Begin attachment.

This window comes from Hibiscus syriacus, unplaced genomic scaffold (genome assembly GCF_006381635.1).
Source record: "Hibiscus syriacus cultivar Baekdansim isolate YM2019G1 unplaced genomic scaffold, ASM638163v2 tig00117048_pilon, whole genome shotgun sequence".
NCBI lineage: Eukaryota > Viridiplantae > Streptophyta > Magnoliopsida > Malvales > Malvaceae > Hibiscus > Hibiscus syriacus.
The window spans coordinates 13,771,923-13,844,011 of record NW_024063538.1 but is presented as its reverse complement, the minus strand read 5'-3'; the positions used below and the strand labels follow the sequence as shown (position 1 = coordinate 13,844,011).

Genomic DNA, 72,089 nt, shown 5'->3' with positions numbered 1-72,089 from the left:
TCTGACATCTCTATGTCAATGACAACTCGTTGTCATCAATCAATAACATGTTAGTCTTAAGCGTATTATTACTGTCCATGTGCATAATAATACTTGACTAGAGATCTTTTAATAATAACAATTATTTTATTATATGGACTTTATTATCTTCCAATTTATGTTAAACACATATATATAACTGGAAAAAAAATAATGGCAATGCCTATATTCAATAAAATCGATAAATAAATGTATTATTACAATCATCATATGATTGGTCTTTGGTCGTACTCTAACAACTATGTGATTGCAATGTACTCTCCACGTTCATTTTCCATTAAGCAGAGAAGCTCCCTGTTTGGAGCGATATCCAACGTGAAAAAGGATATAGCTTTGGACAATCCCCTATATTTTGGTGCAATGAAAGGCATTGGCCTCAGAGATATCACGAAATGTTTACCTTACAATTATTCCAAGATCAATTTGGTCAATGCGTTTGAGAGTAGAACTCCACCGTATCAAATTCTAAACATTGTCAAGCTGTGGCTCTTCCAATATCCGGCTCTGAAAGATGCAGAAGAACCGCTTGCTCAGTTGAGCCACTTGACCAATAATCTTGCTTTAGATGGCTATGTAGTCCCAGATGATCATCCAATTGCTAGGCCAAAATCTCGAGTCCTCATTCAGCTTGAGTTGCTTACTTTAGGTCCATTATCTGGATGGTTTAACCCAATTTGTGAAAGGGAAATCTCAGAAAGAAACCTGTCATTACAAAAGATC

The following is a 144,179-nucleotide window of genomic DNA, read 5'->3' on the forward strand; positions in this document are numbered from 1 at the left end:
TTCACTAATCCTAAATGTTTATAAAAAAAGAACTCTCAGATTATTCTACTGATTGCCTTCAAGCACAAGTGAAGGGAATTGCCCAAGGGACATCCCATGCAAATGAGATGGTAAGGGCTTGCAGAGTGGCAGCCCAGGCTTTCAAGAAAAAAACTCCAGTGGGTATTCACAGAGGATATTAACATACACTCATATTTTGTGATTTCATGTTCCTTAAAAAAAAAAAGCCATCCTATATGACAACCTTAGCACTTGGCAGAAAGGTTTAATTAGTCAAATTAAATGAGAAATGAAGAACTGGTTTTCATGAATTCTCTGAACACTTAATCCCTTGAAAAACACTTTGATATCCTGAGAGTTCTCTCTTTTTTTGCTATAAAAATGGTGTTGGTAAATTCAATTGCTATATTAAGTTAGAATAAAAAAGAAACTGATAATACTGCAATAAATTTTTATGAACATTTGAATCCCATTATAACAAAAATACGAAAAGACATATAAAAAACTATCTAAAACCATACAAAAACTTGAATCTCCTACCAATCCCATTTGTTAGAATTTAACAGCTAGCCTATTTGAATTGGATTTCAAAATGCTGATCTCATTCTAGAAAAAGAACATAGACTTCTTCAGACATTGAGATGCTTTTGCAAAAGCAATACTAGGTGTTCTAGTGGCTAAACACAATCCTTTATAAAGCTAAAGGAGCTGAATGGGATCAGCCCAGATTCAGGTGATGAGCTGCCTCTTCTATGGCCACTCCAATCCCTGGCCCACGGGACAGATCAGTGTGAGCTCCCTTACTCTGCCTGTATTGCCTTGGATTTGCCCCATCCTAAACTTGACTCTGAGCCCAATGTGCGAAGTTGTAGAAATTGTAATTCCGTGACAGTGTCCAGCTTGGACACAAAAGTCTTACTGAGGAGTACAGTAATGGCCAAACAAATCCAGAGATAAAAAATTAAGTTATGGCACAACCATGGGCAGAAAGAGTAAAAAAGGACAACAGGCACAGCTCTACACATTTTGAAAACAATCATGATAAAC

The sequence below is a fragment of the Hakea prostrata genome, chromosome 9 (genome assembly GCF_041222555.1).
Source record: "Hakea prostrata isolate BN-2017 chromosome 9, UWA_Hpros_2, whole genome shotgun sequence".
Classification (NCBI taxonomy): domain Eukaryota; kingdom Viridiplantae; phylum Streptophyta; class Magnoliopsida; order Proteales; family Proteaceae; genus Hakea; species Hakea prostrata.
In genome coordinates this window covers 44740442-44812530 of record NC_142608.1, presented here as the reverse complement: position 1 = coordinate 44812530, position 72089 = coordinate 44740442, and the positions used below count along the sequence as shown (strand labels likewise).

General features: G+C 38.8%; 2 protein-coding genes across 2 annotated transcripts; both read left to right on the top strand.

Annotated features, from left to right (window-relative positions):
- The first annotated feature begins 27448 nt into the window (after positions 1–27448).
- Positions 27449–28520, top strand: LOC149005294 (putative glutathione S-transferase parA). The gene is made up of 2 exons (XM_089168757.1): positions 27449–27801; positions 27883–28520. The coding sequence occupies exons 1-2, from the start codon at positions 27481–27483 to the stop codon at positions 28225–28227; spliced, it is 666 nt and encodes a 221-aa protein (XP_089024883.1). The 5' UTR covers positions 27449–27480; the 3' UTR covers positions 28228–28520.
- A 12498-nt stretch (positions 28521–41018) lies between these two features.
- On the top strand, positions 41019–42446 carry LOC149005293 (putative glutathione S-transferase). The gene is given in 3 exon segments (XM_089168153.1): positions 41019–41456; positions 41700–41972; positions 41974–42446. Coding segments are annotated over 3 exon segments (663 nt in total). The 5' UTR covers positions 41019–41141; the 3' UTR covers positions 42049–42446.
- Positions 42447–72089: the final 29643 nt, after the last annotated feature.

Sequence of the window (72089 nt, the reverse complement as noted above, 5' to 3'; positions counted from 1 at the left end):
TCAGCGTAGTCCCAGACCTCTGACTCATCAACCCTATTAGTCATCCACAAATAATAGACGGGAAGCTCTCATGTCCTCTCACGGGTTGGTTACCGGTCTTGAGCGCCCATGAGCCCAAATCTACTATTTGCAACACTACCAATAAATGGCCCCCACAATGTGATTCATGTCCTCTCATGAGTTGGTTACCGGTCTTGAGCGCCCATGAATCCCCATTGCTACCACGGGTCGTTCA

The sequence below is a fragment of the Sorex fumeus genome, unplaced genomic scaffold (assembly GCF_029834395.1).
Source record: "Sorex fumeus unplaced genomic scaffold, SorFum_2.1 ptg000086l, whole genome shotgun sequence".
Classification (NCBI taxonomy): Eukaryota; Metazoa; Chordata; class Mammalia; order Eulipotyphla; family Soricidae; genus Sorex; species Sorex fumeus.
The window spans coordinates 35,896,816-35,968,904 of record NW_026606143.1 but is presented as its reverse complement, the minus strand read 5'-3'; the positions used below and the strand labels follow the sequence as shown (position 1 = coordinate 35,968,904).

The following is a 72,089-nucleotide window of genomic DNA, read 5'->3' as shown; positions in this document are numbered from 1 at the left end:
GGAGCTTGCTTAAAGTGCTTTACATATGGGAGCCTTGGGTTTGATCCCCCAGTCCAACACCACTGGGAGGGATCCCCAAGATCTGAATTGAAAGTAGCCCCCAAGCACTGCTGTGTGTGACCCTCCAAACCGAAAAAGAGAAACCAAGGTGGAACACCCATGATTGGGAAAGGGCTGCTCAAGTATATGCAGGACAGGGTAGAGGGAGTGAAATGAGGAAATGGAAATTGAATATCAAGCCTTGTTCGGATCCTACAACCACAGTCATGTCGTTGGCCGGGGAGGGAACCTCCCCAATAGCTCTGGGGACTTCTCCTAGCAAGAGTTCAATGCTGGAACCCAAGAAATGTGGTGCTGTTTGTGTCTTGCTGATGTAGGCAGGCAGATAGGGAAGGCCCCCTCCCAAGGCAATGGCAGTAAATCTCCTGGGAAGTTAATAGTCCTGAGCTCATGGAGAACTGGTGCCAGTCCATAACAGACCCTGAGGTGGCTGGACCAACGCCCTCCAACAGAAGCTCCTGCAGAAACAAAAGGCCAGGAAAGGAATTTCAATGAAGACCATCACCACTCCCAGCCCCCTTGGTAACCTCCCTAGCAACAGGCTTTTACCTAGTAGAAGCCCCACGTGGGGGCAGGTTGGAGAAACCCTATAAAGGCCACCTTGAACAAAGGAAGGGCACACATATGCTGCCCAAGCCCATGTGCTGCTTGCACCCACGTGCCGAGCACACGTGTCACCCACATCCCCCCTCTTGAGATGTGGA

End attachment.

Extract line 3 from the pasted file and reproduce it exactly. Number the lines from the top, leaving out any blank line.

NCBI lineage: Eukaryota > Viridiplantae > Streptophyta > Magnoliopsida > Malvales > Malvaceae > Hibiscus > Hibiscus syriacus.